Dean Lake, MO Train Into Open Switch, Oct 1903



Marceline, Mo., Oct. 28. -- Thirty-six persons were injured in the Atchison, Topeka & Santa Fe railroad wreck in which MRS. EMMA BOOTH-TUCKER was killed last night. Colonel THOMAS C. HOLLAND, of Amity, Colo., head of the Salvation Army colony there, was dangerously injured, is in a critical condition today. Those whose injuries are dangerous were taken to the company's hospital in Fort Madison, Ia. The others were taken on to Chicago.
The wreck was at 9:10 o'clock last night at Dean Lake, a small station twenty miles west of here and eighty-five miles east of Kansas City. The train was the eastbound California Limited No. 2.
Engineer CUNNINGHAM was in the cab and Conductor ANDREWS was in charge. The brake rod of a sleeper dropped down and caught upon a switch. This derailed that car, another sleeper, the dining car and the Pullman following. No. 6, closely following No. 2, was detoured to Chicago over the Wabash tracks. Wrecking cars were called out and the track cleared in time to allow No. 1 westbound to pass about two hours late.
When the wreck came MRS. BOOTH-TUCKER was rendered unconscious. She died two hours later. Her skull was fractured and she was injured internally. MRS. BOOTH-TUCKER was on her way from a visit to the colony at Amity, Colo., to Chicago, where she was to have met her husband today. Although the wreck occurred at 9:10 o'clock last night, it was not known until after midnight that MRS. BOOTH-TUCKER was among the injured, and not until this morning was her death verified.
In the forward Pullman MRS. BOOTH-TUCKER and Colonel HOLLAND, who were the sole occupants of that car, had just gone to the forward end for a consultation. Two of the Pullmans struck a steel water tank with such force as to move it five feet from its foundation and when the train crew reached the scene both MRS. BOOTH-TUCKER and Colonel HOLLAND were found unconscious. They, with the other injured, were after some delay taken to the depot platform some little distance away, where everything possible was done for them. Neither regained consciousness. At the time it was believed that the unconscious man at her side was Com. TUCKER.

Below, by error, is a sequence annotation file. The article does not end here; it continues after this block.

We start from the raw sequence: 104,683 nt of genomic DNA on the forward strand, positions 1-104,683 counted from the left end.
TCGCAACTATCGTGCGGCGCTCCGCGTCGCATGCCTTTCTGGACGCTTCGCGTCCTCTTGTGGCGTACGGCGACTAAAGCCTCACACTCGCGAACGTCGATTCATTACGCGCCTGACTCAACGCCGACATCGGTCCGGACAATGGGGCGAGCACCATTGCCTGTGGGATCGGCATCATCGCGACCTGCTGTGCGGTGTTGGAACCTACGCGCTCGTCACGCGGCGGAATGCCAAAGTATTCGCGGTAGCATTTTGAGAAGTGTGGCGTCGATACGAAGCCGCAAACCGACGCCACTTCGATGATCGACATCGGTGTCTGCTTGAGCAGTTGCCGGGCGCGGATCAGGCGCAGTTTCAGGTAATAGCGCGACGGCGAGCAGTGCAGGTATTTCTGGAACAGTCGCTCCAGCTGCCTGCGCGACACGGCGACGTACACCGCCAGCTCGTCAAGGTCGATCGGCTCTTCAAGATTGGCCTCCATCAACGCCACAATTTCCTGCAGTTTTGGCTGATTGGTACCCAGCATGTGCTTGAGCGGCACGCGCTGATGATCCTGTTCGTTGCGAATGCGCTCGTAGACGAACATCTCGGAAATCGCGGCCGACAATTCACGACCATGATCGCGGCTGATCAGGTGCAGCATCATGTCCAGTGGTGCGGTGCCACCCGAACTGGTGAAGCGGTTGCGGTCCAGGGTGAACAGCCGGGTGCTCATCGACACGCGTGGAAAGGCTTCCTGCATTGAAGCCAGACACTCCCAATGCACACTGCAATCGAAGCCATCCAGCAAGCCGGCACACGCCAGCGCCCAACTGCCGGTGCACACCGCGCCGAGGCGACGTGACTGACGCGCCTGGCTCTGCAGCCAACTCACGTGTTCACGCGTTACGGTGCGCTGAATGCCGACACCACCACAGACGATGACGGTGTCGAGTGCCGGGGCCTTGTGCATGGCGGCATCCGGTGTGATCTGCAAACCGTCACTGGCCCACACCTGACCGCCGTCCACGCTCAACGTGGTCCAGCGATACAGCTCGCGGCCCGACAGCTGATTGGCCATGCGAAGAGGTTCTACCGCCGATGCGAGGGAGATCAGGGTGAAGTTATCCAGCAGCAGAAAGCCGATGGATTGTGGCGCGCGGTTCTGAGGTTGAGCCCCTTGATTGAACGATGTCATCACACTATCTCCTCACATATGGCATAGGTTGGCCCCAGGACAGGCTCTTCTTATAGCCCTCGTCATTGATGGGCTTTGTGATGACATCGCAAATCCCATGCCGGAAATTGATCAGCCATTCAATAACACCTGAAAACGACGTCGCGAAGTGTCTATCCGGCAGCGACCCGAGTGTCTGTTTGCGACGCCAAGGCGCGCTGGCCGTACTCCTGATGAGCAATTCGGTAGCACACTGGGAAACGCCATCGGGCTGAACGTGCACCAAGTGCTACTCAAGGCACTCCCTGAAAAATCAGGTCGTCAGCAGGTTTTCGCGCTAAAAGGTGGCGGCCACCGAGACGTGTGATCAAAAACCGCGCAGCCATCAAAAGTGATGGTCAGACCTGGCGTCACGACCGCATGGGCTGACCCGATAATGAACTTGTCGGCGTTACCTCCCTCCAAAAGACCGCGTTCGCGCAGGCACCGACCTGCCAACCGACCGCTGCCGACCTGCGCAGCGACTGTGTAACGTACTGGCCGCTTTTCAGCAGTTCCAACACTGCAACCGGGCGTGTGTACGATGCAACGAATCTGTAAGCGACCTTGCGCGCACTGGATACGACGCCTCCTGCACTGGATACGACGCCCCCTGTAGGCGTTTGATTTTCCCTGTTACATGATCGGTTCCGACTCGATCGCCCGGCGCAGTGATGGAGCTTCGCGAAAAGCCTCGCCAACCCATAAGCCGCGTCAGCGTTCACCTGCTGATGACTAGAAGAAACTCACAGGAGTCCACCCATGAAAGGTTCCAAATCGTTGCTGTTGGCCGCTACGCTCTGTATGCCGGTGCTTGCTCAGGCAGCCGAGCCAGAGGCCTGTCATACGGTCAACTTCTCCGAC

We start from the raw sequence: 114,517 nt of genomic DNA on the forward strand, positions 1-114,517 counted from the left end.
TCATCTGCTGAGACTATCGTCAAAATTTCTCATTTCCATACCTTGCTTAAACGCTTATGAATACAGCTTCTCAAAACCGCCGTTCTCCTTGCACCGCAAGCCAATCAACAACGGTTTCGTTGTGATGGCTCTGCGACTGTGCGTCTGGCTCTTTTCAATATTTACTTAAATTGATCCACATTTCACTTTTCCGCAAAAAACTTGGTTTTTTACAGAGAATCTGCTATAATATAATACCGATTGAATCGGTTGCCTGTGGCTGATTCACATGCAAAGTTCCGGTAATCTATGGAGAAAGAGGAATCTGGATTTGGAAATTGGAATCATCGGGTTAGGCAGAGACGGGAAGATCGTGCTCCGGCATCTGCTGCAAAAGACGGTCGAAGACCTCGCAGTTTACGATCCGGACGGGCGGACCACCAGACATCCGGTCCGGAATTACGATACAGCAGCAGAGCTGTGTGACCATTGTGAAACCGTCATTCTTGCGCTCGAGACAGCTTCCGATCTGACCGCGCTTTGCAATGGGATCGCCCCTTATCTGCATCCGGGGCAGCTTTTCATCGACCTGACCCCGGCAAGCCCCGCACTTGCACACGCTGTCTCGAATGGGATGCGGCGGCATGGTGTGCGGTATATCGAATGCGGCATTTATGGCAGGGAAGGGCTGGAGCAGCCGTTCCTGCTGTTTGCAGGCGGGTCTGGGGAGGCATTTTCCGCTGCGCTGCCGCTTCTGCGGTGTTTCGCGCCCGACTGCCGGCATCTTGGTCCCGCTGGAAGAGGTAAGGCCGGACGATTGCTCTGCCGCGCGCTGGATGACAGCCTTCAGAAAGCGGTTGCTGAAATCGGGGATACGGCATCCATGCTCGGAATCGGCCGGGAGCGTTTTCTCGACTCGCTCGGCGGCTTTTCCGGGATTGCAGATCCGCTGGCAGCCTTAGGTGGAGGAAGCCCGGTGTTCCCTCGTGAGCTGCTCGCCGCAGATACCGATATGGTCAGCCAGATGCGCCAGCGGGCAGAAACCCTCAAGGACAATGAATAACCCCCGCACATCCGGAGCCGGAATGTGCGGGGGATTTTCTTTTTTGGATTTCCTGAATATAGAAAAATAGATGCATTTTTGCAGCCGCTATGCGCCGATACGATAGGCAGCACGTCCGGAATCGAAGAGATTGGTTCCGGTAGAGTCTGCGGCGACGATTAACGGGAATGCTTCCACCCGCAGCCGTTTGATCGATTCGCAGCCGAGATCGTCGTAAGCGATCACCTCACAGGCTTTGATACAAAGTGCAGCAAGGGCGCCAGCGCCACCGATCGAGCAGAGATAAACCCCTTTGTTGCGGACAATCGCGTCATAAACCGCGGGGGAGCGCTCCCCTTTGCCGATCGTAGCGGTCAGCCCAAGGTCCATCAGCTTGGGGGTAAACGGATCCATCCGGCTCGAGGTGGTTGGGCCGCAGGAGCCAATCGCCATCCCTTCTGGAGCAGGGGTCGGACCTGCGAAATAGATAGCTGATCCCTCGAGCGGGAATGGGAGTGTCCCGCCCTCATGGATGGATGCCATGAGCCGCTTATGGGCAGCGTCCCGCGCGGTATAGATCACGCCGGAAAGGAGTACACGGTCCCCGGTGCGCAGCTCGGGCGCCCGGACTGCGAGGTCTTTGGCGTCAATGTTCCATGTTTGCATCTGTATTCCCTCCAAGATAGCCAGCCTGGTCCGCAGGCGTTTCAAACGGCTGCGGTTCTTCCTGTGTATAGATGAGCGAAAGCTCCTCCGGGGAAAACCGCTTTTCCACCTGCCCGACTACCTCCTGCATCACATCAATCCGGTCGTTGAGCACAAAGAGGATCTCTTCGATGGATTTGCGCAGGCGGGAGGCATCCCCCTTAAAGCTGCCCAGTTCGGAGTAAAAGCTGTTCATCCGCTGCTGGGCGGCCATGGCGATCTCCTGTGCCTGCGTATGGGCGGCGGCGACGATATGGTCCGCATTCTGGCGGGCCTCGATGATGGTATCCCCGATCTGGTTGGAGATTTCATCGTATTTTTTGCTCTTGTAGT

The porter said MRS. BOOTH-TUCKER and Colonel HOLLAND were in the east end of the car. Just above them a quarter of the car was mashed in. They were pinned to the bottom of the car and the porter who had escaped found them. He had some trouble getting the debris off MRS. BOOTH-TUCKER. The only words she uttered were: "Porter, I am fastened."
Among the injured was MRS. KELSEY, a theatrical woman of New York City, mother of the Kelsey triplets. MRS. KELSEY was injured by a man who fell on her chest. In his efforts to extricate himself the man bruised her with the heels of his boots.
On the train was a woman traveling from the West with the body of her dead sister. Badly bruised and notwithstanding her grief, she assisted actively in caring for the injured.
Shortly after midnight a train carrying the injured started for Fort Madison, Ia. The train broke down after going a short distance and Marceline, the next station, was not reached until 2 o'clock this morning. Physicians were taken on at Marceline and the train proceeded north.

Moberly Daily Monitor Missouri 1903-10-30